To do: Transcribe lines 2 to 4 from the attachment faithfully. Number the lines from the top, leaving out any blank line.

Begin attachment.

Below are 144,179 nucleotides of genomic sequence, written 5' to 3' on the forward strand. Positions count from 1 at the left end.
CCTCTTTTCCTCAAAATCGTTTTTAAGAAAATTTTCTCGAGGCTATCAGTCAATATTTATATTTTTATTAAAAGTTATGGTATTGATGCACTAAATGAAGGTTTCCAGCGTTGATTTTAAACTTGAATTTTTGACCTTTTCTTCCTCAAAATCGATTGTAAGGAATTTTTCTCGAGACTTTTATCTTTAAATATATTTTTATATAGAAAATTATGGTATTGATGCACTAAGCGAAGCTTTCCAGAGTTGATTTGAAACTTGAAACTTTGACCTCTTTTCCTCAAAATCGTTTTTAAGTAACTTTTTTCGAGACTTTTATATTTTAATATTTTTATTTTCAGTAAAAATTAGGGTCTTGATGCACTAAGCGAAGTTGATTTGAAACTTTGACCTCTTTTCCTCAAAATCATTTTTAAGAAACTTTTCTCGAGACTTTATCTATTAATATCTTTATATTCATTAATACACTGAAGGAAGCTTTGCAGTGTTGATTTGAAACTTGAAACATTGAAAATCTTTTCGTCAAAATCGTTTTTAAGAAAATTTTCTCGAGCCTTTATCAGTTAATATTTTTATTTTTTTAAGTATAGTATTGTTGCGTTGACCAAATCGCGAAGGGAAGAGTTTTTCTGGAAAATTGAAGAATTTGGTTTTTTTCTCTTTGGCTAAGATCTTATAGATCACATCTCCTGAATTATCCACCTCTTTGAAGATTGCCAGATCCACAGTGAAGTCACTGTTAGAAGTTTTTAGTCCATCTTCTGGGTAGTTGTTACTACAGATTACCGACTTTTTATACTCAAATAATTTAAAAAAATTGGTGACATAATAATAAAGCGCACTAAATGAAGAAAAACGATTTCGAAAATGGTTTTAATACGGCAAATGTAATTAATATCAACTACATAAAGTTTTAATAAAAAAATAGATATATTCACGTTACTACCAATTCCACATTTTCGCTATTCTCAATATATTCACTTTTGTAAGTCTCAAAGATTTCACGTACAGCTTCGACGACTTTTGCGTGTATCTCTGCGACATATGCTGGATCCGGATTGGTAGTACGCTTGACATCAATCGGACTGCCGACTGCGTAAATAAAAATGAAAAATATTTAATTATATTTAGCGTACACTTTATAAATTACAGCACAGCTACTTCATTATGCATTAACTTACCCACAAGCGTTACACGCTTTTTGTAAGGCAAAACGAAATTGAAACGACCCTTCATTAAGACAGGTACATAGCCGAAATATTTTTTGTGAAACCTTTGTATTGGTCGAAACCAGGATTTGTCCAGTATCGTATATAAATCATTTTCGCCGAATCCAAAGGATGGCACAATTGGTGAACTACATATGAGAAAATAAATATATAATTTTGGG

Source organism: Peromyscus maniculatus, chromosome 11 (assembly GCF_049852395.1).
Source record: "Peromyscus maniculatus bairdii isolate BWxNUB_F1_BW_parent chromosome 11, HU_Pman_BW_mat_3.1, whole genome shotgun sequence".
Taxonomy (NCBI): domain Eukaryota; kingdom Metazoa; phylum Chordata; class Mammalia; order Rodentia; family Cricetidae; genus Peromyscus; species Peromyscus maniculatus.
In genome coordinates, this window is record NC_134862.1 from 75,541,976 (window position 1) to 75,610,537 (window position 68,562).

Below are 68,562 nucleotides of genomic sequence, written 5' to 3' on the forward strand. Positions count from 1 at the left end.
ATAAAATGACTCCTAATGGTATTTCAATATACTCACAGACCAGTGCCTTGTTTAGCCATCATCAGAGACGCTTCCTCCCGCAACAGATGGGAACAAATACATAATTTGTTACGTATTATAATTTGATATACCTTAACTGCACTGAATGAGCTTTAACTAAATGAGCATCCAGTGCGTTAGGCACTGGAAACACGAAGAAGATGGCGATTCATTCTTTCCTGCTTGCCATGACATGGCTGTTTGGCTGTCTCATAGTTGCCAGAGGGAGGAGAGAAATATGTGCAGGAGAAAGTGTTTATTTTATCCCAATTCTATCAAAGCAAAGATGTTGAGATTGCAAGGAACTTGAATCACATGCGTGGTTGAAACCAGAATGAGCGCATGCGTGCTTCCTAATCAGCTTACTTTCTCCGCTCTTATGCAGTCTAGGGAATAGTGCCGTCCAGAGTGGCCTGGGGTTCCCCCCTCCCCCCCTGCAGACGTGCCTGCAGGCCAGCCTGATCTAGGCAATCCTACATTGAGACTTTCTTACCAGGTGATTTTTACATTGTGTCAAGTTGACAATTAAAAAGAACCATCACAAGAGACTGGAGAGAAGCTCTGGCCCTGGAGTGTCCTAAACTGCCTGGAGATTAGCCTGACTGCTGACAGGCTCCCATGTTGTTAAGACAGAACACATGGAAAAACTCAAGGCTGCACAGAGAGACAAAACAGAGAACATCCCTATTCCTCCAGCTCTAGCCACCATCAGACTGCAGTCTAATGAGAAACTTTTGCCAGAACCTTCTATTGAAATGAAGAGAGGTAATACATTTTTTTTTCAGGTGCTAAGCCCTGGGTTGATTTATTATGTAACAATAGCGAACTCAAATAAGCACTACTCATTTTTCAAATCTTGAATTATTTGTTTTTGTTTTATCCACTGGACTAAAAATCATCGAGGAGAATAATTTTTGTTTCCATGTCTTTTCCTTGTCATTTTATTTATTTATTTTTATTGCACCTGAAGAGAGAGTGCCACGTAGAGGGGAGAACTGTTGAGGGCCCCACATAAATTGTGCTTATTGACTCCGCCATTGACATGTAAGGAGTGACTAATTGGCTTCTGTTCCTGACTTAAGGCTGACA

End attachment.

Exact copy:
CCTCTTTTCCTCAAAATCGTTTTTAAGAAAATTTTCTCGAGGCTATCAGTCAATATTTATATTTTTATTAAAAGTTATGGTATTGATGCACTAAATGAAGGTTTCCAGCGTTGATTTTAAACTTGAATTTTTGACCTTTTCTTCCTCAAAATCGATTGTAAGGAATTTTTCTCGAGACTTTTATCTTTAAATATATTTTTATATAGAAAATTATGGTATTGATGCACTAAGCGAAGCTTTCCAGAGTTGATTTGAAACTTGAAACTTTGACCTCTTTTCCTCAAAATCGTTTTTAAGTAACTTTTTTCGAGACTTTTATATTTTAATATTTTTATTTTCAGTAAAAATTAGGGTCTTGATGCACTAAGCGAAGTTGATTTGAAACTTTGACCTCTTTTCCTCAAAATCATTTTTAAGAAACTTTTCTCGAGACTTTATCTATTAATATCTTTATATTCATTAATACACTGAAGGAAGCTTTGCAGTGTTGATTTGAAACTTGAAACATTGAAAATCTTTTCGTCAAAATCGTTTTTAAGAAAATTTTCTCGAGCCTTTATCAGTTAATATTTTTATTTTTTTAAGTATAGTATTGTTGCGTTGACCAAATCGCGAAGGGAAGAGTTTTTCTGGAAAATTGAAGAATTTGGTTTTTTTCTCTTTGGCTAAGATCTTATAGATCACATCTCCTGAATTATCCACCTCTTTGAAGATTGCCAGATCCACAGTGAAGTCACTGTTAGAAGTTTTTAGTCCATCTTCTGGGTAGTTGTTACTACAGATTACCGACTTTTTATACTCAAATAATTTAAAAAAATTGGTGACATAATAATAAAGCGCACTAAATGAAGAAAAACGATTTCGAAAATGGTTTTAATACGGCAAATGTAATTAATATCAACTACATAAAGTTTTAATAAAAAAATAGATATATTCACGTTACTACCAATTCCACATTTTCGCTATTCTCAATATATTCACTTTTGTAAGTCTCAAAGATTTCACGTACAGCTTCGACGACTTTTGCGTGTATCTCTGCGACATATGCTGGATCCGGATTGGTAGTACGCTTGACATCAATCGGACTGCCGACTGCGTAAATAAAAATGAAAAATATTTAATTATATTTAGCGTACACTTTATAAATTACAGCACAGCTACTTCATTATGCATTAACTTACCCACAAGCGTTACACGCTTTTTGTAAGGCAAAACGAAATTGAAACGACCCTTCATTAAGACAGGTACATAGCCGAAATATTTTTTGTGAAACCTTTGTATTGGTCGAAACCAGGATTTGTCCAGTATCGTATATAAATCATTTTCGCCGAATCCAAAGGATGGCACAATTGGTGAACTACATATGAGAAAATAAATATATAATTTTGGG

Source organism: Peromyscus maniculatus, chromosome 11 (assembly GCF_049852395.1).
Source record: "Peromyscus maniculatus bairdii isolate BWxNUB_F1_BW_parent chromosome 11, HU_Pman_BW_mat_3.1, whole genome shotgun sequence".